Many Latinos living in the U.S. suffered through acute economic upheaval in their countries of origin. Our troubled experiences influence our financial behavior and our economic outlook. It’s like we have financial PTSD.
Our instinctive reaction is to save money in places that feel safe — under the mattress or, at best, in a checking or savings account — rather than investing it to build wealth. Far too many Latinos grew up with parents who did this because they had no trust in banks.
We know firsthand how life-altering experiences can lead to financial trauma. READ MORE AT THE LOS ANGELES TIMES
Jefa-Owned (owned by a Latina Boss), a national visibility campaign under PepsiCo's Juntos Crecemos platform, calls upon Latinas in the food and beverage sector to apply for the Juntos Crecemos Hispanic Digital & Delivery Program, an eight-week personalized business building program.
To mark the launch, PepsiCo leaders joined Latina business owners for the Nasdaq Opening Bell Ceremony, where they unveiled the first-ever Jefa-Owned neon sign, designed by PepsiCo. READ MORE AT CISION
Right now, Latinas earn $.57for every dollar a non-Hispanic man makes, which adds up to thousands of dollars lost in wages a year — and more than a million over a lifetime. That means even Latinas who work full-time and year-round may never catch up to their male counterparts. HEAR CONVERSATION ON NPR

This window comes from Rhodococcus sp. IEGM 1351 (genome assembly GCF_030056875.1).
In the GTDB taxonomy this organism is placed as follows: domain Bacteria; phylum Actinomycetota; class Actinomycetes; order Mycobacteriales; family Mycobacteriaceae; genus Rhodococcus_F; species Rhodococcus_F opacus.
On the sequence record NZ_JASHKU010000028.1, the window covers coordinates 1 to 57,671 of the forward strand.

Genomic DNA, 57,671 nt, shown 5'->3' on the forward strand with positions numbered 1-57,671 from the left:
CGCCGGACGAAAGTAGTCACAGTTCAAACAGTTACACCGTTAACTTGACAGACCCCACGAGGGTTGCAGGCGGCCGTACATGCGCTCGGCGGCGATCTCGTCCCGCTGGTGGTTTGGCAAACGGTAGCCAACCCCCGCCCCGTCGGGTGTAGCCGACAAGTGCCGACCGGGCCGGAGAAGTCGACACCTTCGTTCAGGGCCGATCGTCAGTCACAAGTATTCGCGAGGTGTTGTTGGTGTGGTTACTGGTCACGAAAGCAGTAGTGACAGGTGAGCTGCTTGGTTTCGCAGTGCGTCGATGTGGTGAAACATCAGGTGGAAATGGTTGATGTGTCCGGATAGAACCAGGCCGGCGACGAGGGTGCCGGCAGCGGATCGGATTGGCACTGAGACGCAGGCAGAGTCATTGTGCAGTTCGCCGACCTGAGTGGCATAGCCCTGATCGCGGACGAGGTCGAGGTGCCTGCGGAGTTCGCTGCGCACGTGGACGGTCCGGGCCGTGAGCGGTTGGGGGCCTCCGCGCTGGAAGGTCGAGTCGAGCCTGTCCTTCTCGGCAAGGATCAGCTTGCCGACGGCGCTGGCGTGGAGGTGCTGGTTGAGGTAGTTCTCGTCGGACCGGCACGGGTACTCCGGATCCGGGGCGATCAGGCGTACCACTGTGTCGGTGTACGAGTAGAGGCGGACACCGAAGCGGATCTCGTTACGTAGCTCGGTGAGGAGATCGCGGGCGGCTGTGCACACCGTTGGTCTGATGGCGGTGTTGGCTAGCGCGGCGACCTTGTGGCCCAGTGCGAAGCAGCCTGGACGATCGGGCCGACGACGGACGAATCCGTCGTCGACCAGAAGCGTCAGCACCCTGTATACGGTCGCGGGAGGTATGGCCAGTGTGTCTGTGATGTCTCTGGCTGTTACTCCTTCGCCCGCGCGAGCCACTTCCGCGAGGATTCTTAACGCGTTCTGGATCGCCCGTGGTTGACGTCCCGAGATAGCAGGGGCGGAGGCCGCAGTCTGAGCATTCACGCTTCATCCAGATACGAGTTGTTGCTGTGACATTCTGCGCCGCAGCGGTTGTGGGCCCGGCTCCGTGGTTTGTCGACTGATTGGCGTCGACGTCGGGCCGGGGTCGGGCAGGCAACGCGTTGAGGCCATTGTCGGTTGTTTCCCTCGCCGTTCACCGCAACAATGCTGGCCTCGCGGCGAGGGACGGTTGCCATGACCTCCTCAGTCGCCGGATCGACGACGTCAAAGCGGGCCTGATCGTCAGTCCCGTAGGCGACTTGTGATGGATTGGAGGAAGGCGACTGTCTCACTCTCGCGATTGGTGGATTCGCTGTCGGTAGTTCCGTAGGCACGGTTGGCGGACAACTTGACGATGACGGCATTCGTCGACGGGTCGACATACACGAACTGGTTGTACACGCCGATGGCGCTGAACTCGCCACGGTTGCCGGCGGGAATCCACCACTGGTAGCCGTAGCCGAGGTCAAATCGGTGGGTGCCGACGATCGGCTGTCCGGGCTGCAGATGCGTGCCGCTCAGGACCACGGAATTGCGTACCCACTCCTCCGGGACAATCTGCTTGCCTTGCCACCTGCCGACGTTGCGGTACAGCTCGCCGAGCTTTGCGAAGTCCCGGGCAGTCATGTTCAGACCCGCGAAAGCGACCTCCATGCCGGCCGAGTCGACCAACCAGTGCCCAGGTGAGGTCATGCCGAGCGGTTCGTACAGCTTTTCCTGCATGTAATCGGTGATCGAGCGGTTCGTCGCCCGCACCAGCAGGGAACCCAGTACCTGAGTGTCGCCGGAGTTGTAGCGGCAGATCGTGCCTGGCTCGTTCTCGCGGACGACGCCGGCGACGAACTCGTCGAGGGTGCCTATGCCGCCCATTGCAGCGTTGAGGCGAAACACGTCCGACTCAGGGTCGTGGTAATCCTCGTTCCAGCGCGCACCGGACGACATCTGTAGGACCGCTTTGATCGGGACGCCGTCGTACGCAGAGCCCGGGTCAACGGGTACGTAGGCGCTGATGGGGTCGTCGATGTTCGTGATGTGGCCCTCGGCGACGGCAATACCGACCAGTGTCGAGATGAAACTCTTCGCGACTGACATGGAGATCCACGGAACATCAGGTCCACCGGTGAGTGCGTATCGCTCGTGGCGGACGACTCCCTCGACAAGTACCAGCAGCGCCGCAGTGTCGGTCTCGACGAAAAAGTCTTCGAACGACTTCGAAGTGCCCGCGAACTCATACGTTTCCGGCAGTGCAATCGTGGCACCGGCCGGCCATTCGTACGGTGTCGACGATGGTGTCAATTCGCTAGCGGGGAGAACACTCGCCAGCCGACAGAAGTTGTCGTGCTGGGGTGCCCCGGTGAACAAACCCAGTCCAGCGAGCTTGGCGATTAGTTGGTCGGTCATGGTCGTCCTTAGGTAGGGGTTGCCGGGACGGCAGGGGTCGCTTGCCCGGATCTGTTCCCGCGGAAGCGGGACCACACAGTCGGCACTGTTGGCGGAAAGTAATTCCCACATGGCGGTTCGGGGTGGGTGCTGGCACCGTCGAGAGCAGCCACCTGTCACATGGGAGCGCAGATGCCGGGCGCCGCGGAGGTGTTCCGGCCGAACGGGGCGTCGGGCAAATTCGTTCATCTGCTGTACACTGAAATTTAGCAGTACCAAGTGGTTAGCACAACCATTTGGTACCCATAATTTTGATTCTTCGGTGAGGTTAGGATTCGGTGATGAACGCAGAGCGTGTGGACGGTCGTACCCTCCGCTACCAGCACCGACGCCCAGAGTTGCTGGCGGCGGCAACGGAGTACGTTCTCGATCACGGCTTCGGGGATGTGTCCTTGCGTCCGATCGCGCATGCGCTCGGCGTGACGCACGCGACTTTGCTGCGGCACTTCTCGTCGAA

Women make great contributions to STEM every day, and most organizations acknowledge this. In fact, 85 percent of organizations believe that a diverse and inclusive organization is crucial to encouraging different perspectives and ideas, and powering innovation. Yet, women remain underrepresented, particularly in top executive roles, and although organizations are setting ambitious diversity strategies, they often fall short. READ MORE AT TECHNOLOGY NETWORKS
According to a report by UCLA’s Latino Policy & Politics Initiative, Latinas are leaving the workforce at higher rates than any other demographic.
For some Latinas, the mirage of the American Dream faded amid the Covid-19 pandemic, and many chose to divest from the cultural, societal, and professional standards placed on first- and second-generation communities. READ MORE AT REFINERY 29
The numbers speak for themselves. Latinas have to work for nearly two years to make what white men make in a year, earning only $0.55 to every dollar a white man earns. Black women make $0.62 per $1 made by a white man, and Native American women make $0.57.
The pay disparity that Latinas face has barely improved over the last 30 years. But these Latina money experts are done waiting. READ MORE AT NEXT ADVISOR
Hundreds of thousands of Latinas dropped out of the workforce over the past year. They were not just temporarily unemployed — they were forced to completely leave the labor market due to a safety net that often proved inaccessible and inequitable during the pandemic. READ MORE AT CALMATTERS
In the nation’s capital, three Latinas in lab coats are on the front lines of the coronavirus pandemic.
Monica Mann, 34; Elizabeth Zelaya, 36; and Connie Maza, 33, analyze Covid-19 samples every day to track the spread of the virus and, more recently, to identify mutations. The three scientists and medical technologists are part of a small team in the Washington, D.C., Department of Forensic Sciences' Public Health Laboratory Division. READ MORE AT NBC NEWS